Frank and the ISFDB also list two sci-fi magazine cover paintings by Poulton: for FUTURE COMBINED WITH SCIENCE FICTION STORIES, November 1951 and FUTURE SCIENCE FICTION STORIES, September 1952.

After more searching online, I found scans of both of those covers and over twenty of Poulton’s interior illustrations for ‘50s science fiction pulp mags.

I found almost nothing online or in print about Poulton’s work for men’s pulp adventure magazines beyond a few scattered cover scans.

So in this post and my previous one I’m adding to the body of knowledge about Poulton by showing the men’s adventure artwork I know he did (based on signatures, credits or other clues I have confidence in) plus several MAN TO MAN covers I believe were done by him (based on eyeing them).

In contrast to his science fiction art, which was dominated by interiors, all of the men’s pulp adventure magazine illustrations I know of by Poulton are cover paintings. I have not run across any men’s adventure interiors by him to date.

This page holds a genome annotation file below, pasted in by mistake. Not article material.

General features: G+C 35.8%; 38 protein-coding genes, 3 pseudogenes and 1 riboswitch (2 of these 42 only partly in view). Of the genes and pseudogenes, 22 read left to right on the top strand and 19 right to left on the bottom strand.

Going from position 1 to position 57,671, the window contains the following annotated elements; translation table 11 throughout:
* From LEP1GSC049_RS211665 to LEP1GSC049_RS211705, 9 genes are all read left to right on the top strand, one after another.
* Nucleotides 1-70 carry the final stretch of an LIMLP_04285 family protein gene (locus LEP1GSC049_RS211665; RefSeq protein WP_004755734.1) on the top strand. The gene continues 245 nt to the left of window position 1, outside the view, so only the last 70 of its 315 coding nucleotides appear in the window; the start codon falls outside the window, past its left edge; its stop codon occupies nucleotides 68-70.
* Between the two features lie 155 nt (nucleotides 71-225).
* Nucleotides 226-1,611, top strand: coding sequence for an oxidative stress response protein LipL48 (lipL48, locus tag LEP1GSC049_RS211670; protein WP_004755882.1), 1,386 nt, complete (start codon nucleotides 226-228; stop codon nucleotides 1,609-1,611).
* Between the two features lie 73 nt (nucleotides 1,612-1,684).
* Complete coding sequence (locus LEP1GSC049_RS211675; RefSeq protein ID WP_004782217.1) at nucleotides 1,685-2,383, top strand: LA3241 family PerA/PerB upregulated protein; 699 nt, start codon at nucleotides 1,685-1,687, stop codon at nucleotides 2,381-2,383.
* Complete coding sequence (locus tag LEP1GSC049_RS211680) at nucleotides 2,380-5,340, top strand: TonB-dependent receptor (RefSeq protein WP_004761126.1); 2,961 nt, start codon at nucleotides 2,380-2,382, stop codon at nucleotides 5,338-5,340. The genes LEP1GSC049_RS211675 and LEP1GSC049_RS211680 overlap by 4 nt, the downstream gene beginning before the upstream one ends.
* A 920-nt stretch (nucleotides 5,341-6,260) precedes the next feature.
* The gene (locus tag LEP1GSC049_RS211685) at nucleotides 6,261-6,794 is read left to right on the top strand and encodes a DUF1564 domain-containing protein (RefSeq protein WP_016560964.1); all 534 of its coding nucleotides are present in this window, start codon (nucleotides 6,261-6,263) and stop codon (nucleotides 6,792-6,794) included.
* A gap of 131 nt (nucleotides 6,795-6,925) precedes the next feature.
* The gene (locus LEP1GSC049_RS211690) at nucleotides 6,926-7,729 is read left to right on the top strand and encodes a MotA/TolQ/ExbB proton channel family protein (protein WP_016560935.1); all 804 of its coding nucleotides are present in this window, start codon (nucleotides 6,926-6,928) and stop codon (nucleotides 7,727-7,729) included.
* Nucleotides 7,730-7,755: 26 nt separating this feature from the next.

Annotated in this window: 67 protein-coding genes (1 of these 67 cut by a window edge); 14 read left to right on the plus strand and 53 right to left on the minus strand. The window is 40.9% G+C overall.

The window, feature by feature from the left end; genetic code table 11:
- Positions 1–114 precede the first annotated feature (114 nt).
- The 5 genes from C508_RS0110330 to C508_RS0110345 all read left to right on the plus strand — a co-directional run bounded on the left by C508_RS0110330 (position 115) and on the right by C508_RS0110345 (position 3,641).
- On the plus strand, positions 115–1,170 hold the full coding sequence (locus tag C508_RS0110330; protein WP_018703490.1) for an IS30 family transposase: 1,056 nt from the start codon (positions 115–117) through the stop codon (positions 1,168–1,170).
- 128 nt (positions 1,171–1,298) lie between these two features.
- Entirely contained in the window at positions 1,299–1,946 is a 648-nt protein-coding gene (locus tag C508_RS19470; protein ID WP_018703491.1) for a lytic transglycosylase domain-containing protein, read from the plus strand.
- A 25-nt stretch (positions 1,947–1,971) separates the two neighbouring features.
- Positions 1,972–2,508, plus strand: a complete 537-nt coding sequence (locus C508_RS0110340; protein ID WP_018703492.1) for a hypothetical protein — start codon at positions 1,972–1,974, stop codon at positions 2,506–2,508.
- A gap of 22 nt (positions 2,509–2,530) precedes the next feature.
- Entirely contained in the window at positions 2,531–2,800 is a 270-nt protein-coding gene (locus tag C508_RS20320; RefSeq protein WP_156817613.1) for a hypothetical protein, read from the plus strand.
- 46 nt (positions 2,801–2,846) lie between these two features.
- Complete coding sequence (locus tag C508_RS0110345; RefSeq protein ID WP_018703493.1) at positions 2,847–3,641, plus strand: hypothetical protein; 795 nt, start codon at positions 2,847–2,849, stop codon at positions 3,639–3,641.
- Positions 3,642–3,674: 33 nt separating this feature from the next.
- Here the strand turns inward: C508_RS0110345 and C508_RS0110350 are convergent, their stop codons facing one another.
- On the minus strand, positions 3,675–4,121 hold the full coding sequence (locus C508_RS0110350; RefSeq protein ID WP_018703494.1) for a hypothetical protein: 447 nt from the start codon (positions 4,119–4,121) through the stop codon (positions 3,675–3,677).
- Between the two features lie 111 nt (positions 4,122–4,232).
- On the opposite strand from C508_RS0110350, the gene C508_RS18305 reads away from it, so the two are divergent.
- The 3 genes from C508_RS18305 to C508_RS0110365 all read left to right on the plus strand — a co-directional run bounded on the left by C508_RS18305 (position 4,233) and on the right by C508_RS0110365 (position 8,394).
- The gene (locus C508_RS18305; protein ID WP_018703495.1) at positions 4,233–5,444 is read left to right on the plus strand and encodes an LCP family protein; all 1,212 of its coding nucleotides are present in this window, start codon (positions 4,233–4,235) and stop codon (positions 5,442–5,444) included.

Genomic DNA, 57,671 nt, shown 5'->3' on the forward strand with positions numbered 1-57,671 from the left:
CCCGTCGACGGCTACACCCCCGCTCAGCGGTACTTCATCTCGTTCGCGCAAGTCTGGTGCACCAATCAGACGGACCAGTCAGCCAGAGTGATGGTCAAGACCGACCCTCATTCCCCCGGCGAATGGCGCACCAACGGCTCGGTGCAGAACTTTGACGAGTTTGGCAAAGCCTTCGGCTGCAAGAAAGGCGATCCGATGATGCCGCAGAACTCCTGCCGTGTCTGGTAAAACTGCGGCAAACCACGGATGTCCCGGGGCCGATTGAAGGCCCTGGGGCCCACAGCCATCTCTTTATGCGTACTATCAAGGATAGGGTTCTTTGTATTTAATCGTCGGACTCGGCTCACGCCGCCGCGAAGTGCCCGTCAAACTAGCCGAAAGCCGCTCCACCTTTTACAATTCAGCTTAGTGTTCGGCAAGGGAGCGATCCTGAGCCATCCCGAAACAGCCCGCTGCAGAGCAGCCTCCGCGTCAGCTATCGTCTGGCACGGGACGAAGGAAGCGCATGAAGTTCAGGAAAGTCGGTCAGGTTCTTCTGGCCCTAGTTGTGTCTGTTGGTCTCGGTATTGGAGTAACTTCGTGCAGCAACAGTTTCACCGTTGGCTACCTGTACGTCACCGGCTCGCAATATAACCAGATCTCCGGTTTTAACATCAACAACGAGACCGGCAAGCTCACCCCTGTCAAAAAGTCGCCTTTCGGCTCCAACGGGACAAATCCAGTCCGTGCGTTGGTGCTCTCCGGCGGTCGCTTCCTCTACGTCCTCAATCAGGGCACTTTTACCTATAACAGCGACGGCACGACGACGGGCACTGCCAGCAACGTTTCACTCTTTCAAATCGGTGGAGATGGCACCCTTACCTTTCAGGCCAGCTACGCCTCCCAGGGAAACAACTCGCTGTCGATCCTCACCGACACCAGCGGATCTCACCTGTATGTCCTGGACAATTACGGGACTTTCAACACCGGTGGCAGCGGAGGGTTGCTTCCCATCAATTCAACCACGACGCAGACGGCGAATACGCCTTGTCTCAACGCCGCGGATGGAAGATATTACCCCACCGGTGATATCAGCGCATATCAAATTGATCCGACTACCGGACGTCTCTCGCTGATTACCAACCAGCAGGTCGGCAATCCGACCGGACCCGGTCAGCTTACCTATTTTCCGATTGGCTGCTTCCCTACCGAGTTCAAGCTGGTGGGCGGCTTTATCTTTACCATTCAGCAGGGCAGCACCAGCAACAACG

Here’s the list of men’s pulp mag covers by Peter Poulton that I’ve compiled so far. (Scans of those not shown at the beginning of this post are shown in my previous post about him.)

  • AMERICAN MANHOOD (cover paintings signed, credited or otherwise IDed as by Poulton): December 1952, January 1953, February 1953, March-April 1953, May 1953, June 1953, July 1953
  • MR. AMERICA (cover paintings signed, credited or otherwise IDed as by Poulton): August 1952, October 1952, November 1952, September 1952
  • MAN TO MAN (covers that appear to be by Poulton): September 1964, November 1964, January 1965

If you know of others, please let me know by shooting me an email or by posting a note in the Men’s Adventure Magazines Facebook Group, where a lot of knowledgeable fans and collectors of both science fiction and men’s adventure artwork hang out.

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Comments? Corrections? Post them in the Men’s Adventure Magazines Facebook Group.